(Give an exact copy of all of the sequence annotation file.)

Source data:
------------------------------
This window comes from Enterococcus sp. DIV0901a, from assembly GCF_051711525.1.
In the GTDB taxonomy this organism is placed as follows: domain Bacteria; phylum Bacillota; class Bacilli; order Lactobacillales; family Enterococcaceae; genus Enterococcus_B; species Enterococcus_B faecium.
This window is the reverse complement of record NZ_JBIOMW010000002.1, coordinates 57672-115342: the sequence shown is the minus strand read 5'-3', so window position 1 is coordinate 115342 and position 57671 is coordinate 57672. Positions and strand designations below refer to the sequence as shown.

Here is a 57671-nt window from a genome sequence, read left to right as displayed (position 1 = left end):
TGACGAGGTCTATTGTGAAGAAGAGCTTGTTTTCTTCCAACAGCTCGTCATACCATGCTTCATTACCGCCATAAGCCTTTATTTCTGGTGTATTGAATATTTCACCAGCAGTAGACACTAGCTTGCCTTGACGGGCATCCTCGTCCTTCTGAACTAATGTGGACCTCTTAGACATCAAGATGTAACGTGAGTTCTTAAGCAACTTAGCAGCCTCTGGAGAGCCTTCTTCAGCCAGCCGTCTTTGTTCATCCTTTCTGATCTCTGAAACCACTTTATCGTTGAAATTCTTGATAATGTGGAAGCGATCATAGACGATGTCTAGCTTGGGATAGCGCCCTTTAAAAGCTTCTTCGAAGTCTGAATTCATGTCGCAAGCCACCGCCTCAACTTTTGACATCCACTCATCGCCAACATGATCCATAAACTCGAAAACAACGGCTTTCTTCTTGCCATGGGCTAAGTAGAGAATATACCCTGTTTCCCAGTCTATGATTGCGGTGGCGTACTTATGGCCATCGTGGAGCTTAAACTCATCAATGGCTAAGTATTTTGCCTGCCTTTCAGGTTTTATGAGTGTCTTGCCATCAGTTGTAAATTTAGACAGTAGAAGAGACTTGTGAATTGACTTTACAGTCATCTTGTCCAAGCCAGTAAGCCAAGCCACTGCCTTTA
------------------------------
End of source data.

This window comes from Enterococcus sp. DIV0901a, from assembly GCF_051711525.1.
In the GTDB taxonomy this organism is placed as follows: domain Bacteria; phylum Bacillota; class Bacilli; order Lactobacillales; family Enterococcaceae; genus Enterococcus_B; species Enterococcus_B faecium.
This window is the reverse complement of record NZ_JBIOMW010000002.1, coordinates 57672-115342: the sequence shown is the minus strand read 5'-3', so window position 1 is coordinate 115342 and position 57671 is coordinate 57672. Positions and strand designations below refer to the sequence as shown.

Here is a 57671-nt window from a genome sequence, read left to right as displayed (position 1 = left end):
TGACGAGGTCTATTGTGAAGAAGAGCTTGTTTTCTTCCAACAGCTCGTCATACCATGCTTCATTACCGCCATAAGCCTTTATTTCTGGTGTATTGAATATTTCACCAGCAGTAGACACTAGCTTGCCTTGACGGGCATCCTCGTCCTTCTGAACTAATGTGGACCTCTTAGACATCAAGATGTAACGTGAGTTCTTAAGCAACTTAGCAGCCTCTGGAGAGCCTTCTTCAGCCAGCCGTCTTTGTTCATCCTTTCTGATCTCTGAAACCACTTTATCGTTGAAATTCTTGATAATGTGGAAGCGATCATAGACGATGTCTAGCTTGGGATAGCGCCCTTTAAAAGCTTCTTCGAAGTCTGAATTCATGTCGCAAGCCACCGCCTCAACTTTTGACATCCACTCATCGCCAACATGATCCATAAACTCGAAAACAACGGCTTTCTTCTTGCCATGGGCTAAGTAGAGAATATACCCTGTTTCCCAGTCTATGATTGCGGTGGCGTACTTATGGCCATCGTGGAGCTTAAACTCATCAATGGCTAAGTATTTTGCCTGCCTTTCAGGTTTTATGAGTGTCTTGCCATCAGTTGTAAATTTAGACAGTAGAAGAGACTTGTGAATTGACTTTACAGTCATCTTGTCCAAGCCAGTAAGCCAAGCCACTGCCTTTA